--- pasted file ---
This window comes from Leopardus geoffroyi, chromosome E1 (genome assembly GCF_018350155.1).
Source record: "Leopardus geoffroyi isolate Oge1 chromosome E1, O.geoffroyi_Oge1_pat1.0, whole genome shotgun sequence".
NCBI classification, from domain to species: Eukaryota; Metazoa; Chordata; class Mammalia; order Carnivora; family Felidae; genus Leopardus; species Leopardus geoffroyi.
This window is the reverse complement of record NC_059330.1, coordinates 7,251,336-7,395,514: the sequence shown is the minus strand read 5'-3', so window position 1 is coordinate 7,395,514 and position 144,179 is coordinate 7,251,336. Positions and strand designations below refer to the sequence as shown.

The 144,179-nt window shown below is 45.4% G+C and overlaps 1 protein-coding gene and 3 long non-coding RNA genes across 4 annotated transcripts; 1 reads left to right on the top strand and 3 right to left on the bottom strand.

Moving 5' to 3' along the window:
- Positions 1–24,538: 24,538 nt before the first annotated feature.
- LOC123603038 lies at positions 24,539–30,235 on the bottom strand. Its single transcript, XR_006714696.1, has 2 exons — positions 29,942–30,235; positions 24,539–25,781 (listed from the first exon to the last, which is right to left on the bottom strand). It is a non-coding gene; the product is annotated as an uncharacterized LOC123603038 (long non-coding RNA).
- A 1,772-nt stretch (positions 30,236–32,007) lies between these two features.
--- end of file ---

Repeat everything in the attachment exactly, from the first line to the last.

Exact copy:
This window comes from Leopardus geoffroyi, chromosome E1 (genome assembly GCF_018350155.1).
Source record: "Leopardus geoffroyi isolate Oge1 chromosome E1, O.geoffroyi_Oge1_pat1.0, whole genome shotgun sequence".
NCBI classification, from domain to species: Eukaryota; Metazoa; Chordata; class Mammalia; order Carnivora; family Felidae; genus Leopardus; species Leopardus geoffroyi.
This window is the reverse complement of record NC_059330.1, coordinates 7,251,336-7,395,514: the sequence shown is the minus strand read 5'-3', so window position 1 is coordinate 7,395,514 and position 144,179 is coordinate 7,251,336. Positions and strand designations below refer to the sequence as shown.

The 144,179-nt window shown below is 45.4% G+C and overlaps 1 protein-coding gene and 3 long non-coding RNA genes across 4 annotated transcripts; 1 reads left to right on the top strand and 3 right to left on the bottom strand.

Moving 5' to 3' along the window:
- Positions 1–24,538: 24,538 nt before the first annotated feature.
- LOC123603038 lies at positions 24,539–30,235 on the bottom strand. Its single transcript, XR_006714696.1, has 2 exons — positions 29,942–30,235; positions 24,539–25,781 (listed from the first exon to the last, which is right to left on the bottom strand). It is a non-coding gene; the product is annotated as an uncharacterized LOC123603038 (long non-coding RNA).
- A 1,772-nt stretch (positions 30,236–32,007) lies between these two features.